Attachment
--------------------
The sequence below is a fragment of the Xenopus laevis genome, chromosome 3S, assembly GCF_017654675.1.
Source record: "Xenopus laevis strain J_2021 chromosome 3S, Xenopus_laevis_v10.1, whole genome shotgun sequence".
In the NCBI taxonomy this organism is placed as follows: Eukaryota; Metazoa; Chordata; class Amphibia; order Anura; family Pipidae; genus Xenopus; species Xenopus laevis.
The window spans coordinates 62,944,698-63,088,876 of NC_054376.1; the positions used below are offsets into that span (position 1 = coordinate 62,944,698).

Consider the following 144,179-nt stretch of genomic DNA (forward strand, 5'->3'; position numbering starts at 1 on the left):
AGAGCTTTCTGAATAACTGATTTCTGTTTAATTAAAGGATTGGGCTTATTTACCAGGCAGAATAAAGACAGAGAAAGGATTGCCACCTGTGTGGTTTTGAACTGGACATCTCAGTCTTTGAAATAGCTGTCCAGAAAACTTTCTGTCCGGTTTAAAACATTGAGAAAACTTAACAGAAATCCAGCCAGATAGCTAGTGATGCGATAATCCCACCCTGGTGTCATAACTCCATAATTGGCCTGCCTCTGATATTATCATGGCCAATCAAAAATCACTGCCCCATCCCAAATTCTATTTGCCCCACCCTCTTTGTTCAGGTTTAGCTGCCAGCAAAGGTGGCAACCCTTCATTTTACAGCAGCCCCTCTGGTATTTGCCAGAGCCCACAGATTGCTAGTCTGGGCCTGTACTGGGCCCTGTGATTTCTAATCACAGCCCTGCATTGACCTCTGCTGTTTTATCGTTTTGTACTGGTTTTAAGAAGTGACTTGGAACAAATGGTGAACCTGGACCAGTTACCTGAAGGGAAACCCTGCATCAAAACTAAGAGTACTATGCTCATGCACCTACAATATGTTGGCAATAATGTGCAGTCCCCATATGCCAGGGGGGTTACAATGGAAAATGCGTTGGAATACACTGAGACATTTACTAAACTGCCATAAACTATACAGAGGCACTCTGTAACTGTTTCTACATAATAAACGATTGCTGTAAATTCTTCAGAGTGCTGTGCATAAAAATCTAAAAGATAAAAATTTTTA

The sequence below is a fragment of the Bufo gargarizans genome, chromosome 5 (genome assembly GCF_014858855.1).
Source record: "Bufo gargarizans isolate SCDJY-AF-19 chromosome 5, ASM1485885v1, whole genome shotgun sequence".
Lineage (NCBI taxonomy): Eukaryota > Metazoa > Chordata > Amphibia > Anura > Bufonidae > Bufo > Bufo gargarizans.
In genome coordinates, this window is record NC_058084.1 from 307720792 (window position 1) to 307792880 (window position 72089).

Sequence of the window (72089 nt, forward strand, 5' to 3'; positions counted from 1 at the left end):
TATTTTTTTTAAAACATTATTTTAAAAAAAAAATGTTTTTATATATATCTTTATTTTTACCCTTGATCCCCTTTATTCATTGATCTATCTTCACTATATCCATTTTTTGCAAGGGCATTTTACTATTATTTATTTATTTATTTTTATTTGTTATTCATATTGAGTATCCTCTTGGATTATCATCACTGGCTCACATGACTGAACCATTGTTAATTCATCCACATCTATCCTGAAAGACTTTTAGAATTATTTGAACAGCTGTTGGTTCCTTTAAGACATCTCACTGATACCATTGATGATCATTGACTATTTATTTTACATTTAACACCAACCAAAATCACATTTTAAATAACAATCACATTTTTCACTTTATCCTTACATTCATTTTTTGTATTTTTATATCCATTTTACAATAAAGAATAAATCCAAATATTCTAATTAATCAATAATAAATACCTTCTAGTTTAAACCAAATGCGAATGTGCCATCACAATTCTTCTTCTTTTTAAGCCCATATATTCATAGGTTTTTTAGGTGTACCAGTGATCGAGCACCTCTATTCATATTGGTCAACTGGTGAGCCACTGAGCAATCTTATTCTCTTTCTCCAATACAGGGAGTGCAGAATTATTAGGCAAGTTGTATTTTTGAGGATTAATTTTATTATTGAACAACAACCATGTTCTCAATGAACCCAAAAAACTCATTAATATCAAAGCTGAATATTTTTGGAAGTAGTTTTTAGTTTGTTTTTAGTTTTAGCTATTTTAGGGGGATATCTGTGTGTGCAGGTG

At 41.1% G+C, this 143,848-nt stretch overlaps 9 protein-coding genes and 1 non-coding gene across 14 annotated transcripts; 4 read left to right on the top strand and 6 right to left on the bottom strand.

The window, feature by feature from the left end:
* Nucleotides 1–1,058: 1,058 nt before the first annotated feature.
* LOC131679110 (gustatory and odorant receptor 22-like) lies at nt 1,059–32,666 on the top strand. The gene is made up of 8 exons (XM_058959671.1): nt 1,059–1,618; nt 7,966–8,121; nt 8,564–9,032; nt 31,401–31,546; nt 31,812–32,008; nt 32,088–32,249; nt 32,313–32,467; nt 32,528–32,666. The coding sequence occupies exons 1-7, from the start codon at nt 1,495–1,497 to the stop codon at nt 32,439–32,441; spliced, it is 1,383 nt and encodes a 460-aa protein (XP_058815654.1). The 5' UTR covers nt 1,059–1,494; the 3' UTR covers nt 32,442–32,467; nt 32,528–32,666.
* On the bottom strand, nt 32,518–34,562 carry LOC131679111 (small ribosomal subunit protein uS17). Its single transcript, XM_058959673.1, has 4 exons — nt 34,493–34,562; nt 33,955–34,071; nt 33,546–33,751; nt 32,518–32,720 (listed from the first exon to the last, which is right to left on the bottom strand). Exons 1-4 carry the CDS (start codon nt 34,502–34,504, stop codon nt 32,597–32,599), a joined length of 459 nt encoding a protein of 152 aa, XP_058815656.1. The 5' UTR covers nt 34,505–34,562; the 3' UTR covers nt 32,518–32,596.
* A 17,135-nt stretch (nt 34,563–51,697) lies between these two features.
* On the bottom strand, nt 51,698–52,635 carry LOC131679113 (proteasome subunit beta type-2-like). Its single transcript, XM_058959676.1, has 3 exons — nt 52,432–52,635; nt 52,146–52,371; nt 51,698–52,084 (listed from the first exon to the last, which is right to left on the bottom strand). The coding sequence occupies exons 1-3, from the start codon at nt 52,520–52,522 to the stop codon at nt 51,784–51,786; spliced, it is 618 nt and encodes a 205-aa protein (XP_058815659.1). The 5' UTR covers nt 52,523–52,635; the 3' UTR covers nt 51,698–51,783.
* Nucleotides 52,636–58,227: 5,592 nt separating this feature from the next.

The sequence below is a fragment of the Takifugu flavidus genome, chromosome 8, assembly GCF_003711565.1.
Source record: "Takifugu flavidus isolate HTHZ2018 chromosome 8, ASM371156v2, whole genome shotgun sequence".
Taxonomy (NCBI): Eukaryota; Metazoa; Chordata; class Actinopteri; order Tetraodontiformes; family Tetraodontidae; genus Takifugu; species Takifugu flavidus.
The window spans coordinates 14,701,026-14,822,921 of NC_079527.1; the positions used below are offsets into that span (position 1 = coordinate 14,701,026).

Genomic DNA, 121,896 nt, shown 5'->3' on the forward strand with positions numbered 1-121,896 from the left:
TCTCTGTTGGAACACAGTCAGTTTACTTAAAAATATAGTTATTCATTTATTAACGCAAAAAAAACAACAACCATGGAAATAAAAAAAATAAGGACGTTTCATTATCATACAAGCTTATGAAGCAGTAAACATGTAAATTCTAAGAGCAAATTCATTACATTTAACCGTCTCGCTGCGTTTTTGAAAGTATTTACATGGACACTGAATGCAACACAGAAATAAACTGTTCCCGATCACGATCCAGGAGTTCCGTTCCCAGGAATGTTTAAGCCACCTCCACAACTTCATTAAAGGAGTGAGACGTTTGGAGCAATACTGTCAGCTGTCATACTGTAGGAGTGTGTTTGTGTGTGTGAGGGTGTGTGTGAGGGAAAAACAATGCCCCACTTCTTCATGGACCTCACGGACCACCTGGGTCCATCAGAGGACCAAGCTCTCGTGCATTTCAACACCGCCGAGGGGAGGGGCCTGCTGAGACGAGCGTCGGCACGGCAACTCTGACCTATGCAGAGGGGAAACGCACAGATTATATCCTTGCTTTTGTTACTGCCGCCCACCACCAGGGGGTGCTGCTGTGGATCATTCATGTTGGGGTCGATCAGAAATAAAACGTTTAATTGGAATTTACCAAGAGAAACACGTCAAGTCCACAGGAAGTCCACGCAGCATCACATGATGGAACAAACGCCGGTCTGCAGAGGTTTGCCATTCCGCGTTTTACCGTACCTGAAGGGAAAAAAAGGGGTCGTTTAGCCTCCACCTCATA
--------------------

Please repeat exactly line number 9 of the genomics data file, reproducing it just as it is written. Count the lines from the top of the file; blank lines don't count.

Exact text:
Lineage (NCBI taxonomy): Eukaryota > Metazoa > Chordata > Amphibia > Anura > Bufonidae > Bufo > Bufo gargarizans.